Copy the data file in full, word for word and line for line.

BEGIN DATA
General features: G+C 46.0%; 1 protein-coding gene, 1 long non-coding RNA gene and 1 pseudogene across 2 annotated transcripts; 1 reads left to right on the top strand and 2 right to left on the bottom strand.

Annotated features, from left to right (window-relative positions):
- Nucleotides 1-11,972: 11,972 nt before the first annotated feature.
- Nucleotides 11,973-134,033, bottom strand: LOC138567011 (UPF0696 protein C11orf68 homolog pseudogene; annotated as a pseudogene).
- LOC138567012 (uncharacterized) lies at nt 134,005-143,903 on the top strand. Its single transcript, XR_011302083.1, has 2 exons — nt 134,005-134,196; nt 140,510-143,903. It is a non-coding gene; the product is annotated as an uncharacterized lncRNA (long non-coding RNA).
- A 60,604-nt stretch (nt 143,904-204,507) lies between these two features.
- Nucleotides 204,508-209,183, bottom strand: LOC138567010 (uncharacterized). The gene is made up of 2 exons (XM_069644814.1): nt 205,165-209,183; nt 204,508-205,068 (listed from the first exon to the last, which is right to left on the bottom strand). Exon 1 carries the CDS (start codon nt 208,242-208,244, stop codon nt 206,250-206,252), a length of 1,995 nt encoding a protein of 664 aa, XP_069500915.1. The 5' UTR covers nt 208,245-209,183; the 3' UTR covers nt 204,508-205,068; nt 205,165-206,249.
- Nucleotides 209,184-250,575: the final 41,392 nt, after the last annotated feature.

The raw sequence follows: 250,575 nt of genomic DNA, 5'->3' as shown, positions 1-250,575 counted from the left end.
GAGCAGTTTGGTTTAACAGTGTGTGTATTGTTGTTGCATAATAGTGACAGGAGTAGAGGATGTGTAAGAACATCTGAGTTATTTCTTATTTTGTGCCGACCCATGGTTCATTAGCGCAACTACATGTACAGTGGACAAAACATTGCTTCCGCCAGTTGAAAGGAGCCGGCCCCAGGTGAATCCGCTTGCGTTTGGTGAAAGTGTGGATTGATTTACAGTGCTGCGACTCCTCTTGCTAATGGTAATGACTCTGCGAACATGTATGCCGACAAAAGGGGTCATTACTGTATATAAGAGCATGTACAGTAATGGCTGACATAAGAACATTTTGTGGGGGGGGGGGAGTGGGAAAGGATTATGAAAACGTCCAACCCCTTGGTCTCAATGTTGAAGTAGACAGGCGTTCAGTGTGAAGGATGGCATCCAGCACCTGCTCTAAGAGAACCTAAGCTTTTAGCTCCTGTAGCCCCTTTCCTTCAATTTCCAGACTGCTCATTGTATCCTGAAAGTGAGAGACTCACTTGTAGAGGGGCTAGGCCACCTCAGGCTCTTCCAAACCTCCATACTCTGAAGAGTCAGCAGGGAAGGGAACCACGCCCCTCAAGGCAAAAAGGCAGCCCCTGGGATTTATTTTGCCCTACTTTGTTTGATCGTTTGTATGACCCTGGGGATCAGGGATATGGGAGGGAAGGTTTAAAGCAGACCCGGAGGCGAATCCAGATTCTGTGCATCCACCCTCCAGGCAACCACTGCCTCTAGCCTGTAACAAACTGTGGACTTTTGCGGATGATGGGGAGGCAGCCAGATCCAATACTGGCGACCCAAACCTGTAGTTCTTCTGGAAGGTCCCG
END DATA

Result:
General features: G+C 46.0%; 1 protein-coding gene, 1 long non-coding RNA gene and 1 pseudogene across 2 annotated transcripts; 1 reads left to right on the top strand and 2 right to left on the bottom strand.

Annotated features, from left to right (window-relative positions):
- Nucleotides 1-11,972: 11,972 nt before the first annotated feature.
- Nucleotides 11,973-134,033, bottom strand: LOC138567011 (UPF0696 protein C11orf68 homolog pseudogene; annotated as a pseudogene).
- LOC138567012 (uncharacterized) lies at nt 134,005-143,903 on the top strand. Its single transcript, XR_011302083.1, has 2 exons — nt 134,005-134,196; nt 140,510-143,903. It is a non-coding gene; the product is annotated as an uncharacterized lncRNA (long non-coding RNA).
- A 60,604-nt stretch (nt 143,904-204,507) lies between these two features.
- Nucleotides 204,508-209,183, bottom strand: LOC138567010 (uncharacterized). The gene is made up of 2 exons (XM_069644814.1): nt 205,165-209,183; nt 204,508-205,068 (listed from the first exon to the last, which is right to left on the bottom strand). Exon 1 carries the CDS (start codon nt 208,242-208,244, stop codon nt 206,250-206,252), a length of 1,995 nt encoding a protein of 664 aa, XP_069500915.1. The 5' UTR covers nt 208,245-209,183; the 3' UTR covers nt 204,508-205,068; nt 205,165-206,249.
- Nucleotides 209,184-250,575: the final 41,392 nt, after the last annotated feature.

The raw sequence follows: 250,575 nt of genomic DNA, 5'->3' as shown, positions 1-250,575 counted from the left end.
GAGCAGTTTGGTTTAACAGTGTGTGTATTGTTGTTGCATAATAGTGACAGGAGTAGAGGATGTGTAAGAACATCTGAGTTATTTCTTATTTTGTGCCGACCCATGGTTCATTAGCGCAACTACATGTACAGTGGACAAAACATTGCTTCCGCCAGTTGAAAGGAGCCGGCCCCAGGTGAATCCGCTTGCGTTTGGTGAAAGTGTGGATTGATTTACAGTGCTGCGACTCCTCTTGCTAATGGTAATGACTCTGCGAACATGTATGCCGACAAAAGGGGTCATTACTGTATATAAGAGCATGTACAGTAATGGCTGACATAAGAACATTTTGTGGGGGGGGGGGAGTGGGAAAGGATTATGAAAACGTCCAACCCCTTGGTCTCAATGTTGAAGTAGACAGGCGTTCAGTGTGAAGGATGGCATCCAGCACCTGCTCTAAGAGAACCTAAGCTTTTAGCTCCTGTAGCCCCTTTCCTTCAATTTCCAGACTGCTCATTGTATCCTGAAAGTGAGAGACTCACTTGTAGAGGGGCTAGGCCACCTCAGGCTCTTCCAAACCTCCATACTCTGAAGAGTCAGCAGGGAAGGGAACCACGCCCCTCAAGGCAAAAAGGCAGCCCCTGGGATTTATTTTGCCCTACTTTGTTTGATCGTTTGTATGACCCTGGGGATCAGGGATATGGGAGGGAAGGTTTAAAGCAGACCCGGAGGCGAATCCAGATTCTGTGCATCCACCCTCCAGGCAACCACTGCCTCTAGCCTGTAACAAACTGTGGACTTTTGCGGATGATGGGGAGGCAGCCAGATCCAATACTGGCGACCCAAACCTGTAGTTCTTCTGGAAGGTCCCG